While there were attempts to stop Hitler from the inside, it wasn’t until the war ended when Allies discovered the truth behind Nazi Germany. Even then, documents were falsified, hidden, and destroyed to cover up any evidence of what the Nazis had done. Truly, the concentration camps are the main pieces of evidence of the genocide that happened across Europe. From an outsider’s point of view, this begged the question: how did a popular political party murder six million Jewish people and countless others who were deemed “unfit” for Germany? From America’s standpoint, there are arguments that the infamous 1930s Great Depression was bigger news than what was happening in Europe at the time. There is speculation that Americans couldn’t even comprehend what genocide meant in regards to the sheer amount of people who were being murdered, and this thought is what led to the US denying entry to refugees who were lucky enough to escape the Nazis. Additionally, the US only joined the Allies in WWII after the Imperial Japanese Navy Air Service attacked Pearl Harbor because until then, they didn’t want to get involved in foreign affairs.

 

 

This is where Anne Frank’s diary plays an important role in history. After she heard the call over the radio for civilian documents about Nazi occupation, she immediately turned her birthday gift into a piece appropriate for publication. She edited, added, and removed various sections to emphasize how the occupation affected her family. Following the removal of the Frank family from their hiding place, Miep, a family friend, found and retained Anne’s diary until she could return it at the end of the war. When Otto Frank, Anne’s father, became the sole survivor of the Frank family, Miep gave the diary to him as preservation of his daughter’s memory. After pouring over Anne’s entries, Frank found a publisher to replicate the diary and share the true horrors of Nazi occupation with the world. In 1947, Anne’s diary was published as The Diary of a Young Girl.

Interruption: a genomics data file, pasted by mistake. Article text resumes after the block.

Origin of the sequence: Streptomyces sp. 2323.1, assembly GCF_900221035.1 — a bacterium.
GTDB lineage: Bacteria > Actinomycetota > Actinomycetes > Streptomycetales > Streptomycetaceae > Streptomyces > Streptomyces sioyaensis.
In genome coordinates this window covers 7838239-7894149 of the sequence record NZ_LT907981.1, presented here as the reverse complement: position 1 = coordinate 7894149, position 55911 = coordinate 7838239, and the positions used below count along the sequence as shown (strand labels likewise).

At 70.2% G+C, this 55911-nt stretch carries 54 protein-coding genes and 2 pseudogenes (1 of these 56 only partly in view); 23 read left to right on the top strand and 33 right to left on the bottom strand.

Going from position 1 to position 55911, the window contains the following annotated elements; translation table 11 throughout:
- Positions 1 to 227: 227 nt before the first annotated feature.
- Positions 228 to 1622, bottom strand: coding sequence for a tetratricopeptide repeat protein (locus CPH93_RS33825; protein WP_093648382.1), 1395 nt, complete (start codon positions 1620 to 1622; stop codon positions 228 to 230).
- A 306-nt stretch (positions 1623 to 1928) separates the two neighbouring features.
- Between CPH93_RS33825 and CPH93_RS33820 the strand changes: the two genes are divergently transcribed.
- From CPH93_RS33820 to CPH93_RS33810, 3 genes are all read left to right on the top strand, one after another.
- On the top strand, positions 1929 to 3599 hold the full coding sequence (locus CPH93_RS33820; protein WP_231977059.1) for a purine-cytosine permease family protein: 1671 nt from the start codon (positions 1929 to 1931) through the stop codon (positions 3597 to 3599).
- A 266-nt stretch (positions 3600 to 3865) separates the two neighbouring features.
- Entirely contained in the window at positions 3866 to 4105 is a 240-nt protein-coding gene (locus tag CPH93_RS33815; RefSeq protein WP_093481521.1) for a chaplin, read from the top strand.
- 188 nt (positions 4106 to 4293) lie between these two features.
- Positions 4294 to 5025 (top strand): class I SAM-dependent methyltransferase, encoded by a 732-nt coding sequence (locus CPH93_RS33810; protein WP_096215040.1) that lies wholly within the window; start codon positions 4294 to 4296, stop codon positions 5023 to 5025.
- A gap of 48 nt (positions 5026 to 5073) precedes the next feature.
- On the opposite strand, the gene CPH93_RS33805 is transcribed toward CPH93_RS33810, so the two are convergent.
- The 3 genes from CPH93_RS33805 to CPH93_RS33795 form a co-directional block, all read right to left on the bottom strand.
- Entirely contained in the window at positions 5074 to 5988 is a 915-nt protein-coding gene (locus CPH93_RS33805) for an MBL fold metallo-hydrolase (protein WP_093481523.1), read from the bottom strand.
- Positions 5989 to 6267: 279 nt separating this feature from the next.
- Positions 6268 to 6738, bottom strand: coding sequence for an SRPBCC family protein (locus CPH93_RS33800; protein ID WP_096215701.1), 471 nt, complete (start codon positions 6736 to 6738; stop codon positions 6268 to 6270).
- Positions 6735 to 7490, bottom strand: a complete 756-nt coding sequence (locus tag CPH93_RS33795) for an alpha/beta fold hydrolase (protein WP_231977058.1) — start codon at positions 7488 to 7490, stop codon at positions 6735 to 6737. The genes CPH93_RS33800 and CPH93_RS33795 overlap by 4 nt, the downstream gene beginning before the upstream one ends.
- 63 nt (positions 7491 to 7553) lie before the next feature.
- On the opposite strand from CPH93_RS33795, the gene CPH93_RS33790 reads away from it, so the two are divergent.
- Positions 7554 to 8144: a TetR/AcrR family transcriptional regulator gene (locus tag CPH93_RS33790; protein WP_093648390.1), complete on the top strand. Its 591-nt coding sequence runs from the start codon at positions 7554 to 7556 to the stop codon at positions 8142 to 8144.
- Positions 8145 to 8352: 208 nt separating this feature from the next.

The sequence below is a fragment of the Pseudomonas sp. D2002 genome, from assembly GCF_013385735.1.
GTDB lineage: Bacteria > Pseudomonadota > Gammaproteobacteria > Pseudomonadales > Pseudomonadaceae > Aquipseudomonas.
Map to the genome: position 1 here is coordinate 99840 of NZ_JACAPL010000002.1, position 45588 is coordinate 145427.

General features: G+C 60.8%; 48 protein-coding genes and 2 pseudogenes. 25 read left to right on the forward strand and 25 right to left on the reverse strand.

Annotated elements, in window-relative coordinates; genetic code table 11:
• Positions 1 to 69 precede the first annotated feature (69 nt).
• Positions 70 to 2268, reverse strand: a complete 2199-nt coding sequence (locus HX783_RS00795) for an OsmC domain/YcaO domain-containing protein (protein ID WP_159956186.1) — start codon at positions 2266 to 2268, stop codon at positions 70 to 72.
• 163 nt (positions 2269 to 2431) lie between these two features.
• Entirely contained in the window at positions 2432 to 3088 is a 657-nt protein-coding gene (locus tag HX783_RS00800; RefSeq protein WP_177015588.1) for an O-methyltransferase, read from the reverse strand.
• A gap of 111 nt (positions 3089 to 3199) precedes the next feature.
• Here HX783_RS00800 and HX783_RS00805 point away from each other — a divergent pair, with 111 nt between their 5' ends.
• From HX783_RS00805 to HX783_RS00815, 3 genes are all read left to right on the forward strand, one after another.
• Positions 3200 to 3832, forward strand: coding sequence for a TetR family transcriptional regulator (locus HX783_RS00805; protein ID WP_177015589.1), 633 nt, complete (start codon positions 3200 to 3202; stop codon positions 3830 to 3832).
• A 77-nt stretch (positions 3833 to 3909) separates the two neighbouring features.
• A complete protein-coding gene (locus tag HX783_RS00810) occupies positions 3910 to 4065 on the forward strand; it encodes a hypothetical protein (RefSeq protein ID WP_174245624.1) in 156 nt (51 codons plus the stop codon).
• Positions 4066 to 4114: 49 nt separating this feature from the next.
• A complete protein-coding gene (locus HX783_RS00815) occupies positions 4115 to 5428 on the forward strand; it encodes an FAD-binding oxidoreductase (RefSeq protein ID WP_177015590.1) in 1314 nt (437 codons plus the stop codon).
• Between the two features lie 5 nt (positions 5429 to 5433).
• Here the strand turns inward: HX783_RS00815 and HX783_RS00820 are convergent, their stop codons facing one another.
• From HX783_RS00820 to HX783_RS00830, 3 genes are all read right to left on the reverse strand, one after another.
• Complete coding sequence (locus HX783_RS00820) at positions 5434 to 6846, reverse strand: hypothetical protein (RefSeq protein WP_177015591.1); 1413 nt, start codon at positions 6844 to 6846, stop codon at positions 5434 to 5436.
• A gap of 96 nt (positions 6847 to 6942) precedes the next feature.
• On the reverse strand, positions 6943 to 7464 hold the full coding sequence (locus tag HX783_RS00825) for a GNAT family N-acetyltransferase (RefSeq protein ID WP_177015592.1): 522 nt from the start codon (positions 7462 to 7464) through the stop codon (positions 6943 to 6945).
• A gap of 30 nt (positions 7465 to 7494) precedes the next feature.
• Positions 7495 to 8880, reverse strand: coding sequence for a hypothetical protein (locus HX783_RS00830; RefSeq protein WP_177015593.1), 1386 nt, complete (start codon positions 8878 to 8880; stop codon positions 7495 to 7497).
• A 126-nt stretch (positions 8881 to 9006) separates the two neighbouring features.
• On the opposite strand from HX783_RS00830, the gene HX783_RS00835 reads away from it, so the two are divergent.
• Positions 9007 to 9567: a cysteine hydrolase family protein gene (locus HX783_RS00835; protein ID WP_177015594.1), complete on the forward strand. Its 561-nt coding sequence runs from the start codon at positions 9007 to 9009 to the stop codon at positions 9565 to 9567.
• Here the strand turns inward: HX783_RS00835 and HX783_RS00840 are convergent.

IMAGE VIA AMAZON